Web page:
5 writing tips to get your research the attention it deserves

Science Communication

Your research has been published, and you know that it will change the world. You expect that the press, TV, radio and internet will pick up the wave and it will be like a tsunami – the new discovery that changes how we understand science, health, life. And then the news is out and … after a few articles and tweets, only a distant echo responds. So what has happened to that ground-breaking discovery?!

Well, it has gone unnoticed by the public, just like thousands of other fascinating scientific revelations. Why? Most likely it has been communicated in a way that is indigestible and confusing to a normal person.

We love our science so much, we want to share it in the tiniest detail – and this is where we fail even before starting. Because we are the scientists, and they — well, they are them. But hold on: what if them represents 99 percent of the population?

Want your discovery to be appreciated and understood? Stick to my 5 rules:

1. Start with a “why?” Did you know that an average attention span has gone down to 8 seconds? This is how much time you have to engage with your reader online. If you don’t pique someone’s interest in that short span, you will lose them. So maybe leaving the “payback” ‘til  the very end is not the best idea as few will stick around to read it. I would say do as the best in film industry do: at least give a hint, get people curious so they stick around to see the grand finale.

2. Stick to one concept. You have to get a grip on your need to tell everyone everything. If your story is good, you can always make a sequel. Cramming in too many technically complicated concepts only confuses the reader, and a confused reader simply leaves. I am fully aware that to your research, all the details are crucial; however you need to accept that to your reader, they are probably not. Decide what your key concept is and stick to it. Draw it on a Post-it and attach it to your screen. Throughout the process, keep glancing at it and make sure you have not drifted into the next chapter of a very long series.

3. Good metaphor is your best friend. There is no better way of making someone understand your point than using a concept they are already familiar with. If you have never done it, the first time might be a bit bumpy, but once you see it working, you won’t be able to stop yourself: a human body with an allergic reaction like a country invaded by an enemy, DNA as a library, cancer as a thief. And the metaphor does not have to be bulletproof from every angle of your research; it simply has to reflect the main concept. You can try it out on a friend or a family member: when you get that “oh, I see” expression, you know you’ve got it.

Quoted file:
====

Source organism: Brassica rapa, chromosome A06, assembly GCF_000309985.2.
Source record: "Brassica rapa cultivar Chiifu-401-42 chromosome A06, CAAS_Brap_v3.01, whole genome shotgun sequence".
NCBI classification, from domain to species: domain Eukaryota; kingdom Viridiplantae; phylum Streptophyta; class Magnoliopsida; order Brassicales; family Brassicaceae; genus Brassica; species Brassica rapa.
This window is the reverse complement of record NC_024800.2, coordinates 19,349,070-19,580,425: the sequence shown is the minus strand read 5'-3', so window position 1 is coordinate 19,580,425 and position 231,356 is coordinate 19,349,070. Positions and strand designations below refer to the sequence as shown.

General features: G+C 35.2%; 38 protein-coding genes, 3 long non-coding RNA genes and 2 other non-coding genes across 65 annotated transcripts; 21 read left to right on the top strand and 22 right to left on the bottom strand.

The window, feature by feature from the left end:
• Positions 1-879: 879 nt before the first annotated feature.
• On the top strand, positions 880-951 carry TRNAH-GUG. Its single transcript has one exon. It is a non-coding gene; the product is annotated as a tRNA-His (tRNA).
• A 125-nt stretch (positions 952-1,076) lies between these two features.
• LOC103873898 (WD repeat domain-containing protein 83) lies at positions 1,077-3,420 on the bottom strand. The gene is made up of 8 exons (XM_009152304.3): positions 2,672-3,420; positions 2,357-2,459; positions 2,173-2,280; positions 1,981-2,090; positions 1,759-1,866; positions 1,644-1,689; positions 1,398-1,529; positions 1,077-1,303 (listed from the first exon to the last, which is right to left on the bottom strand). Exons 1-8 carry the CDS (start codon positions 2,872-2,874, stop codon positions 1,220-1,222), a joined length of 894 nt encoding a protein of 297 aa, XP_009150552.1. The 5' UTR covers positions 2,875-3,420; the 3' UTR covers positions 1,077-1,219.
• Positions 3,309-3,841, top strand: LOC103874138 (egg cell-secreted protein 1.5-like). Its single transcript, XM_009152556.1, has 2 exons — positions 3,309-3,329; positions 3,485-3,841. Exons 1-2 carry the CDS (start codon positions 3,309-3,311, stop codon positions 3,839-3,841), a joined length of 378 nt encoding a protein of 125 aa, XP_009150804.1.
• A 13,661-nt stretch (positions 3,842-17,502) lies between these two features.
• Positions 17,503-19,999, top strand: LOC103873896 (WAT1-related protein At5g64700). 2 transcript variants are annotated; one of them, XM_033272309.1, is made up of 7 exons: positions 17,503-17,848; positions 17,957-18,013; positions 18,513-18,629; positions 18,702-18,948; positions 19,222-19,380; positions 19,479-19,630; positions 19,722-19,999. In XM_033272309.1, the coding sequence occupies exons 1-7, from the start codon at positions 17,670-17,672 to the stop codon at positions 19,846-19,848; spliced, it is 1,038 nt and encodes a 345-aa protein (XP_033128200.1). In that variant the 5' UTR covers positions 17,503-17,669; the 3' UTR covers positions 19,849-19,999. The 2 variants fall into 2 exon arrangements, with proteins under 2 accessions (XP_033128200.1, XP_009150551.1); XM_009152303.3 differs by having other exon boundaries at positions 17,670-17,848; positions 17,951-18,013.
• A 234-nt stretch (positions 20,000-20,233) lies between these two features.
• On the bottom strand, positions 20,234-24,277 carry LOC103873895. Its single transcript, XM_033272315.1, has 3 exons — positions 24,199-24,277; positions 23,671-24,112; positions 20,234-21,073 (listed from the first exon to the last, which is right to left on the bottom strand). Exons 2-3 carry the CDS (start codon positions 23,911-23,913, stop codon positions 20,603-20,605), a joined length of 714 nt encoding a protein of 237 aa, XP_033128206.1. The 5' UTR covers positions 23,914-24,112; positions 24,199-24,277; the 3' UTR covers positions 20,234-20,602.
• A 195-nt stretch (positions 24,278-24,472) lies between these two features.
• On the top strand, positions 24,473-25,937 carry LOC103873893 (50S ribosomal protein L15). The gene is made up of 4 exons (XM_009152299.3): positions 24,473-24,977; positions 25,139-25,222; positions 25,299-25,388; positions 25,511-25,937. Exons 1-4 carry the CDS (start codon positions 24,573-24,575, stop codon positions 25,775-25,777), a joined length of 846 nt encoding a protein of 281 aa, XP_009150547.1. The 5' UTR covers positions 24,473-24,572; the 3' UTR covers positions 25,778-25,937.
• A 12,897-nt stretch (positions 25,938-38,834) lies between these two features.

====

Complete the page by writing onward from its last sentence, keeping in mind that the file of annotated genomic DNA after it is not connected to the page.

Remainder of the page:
Pictures – and metaphors – can bring your science stories to life.

4. Mind your language. I’m sorry but you have to cut the scientific jargon to minimum or completely get rid of it. Forget abbreviations. No more oligosaccharides, sugar will have to do. And do not even try to describe triglycerides — stick to fat. I’m not saying that the public won’t understand the term. But if someone has to dig deep to remember a term they do not use on daily basis, they will need more concentration to follow your story. Next to your metaphor, I would stick another Post-it with the objective of WHY you are trying to write about your science. Is your objective really to pack as much information as possible into a short text? Or rather to get someone engaged, stick around to read it all and take the message home? I recommend trying out The Up-Goer Five Text Editor to see how good you are in explaining concepts with simple vocabulary. Only 1,000 most common words allowed. And a good image or a diagram is worth more than a thousand words.

5. Keep it short. Let’s assume you have followed all the steps: you gave a good reason why people should read your text, focused your topic, found a perfect metaphor for your concept, made it as simple as you can. Now what? Well, check the word count. If you are within a range of 1,000 words, that is a good indication. If you are in the range of 3,000, go back to the start and get rid of at least half. Double check if you are keeping the course you chose at the beginning: your main concept. Are you going into too much detail? If there is a paragraph that you are not sure about – simply get rid of it.

I love science, and since you are here, I hope we share this passion. The gap between research and society is growing bigger by the minute. Mass media can contribute to the problem if their interest is only a good story, or a scary story to get the most clicks. Whose job is it then to get things right if not ours? Try it, and once you are hooked, there is no way back. You will want to keep on writing.

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Posted in Academic Writing, Case report, Communication, Science, Science and Technology, Scientific writing

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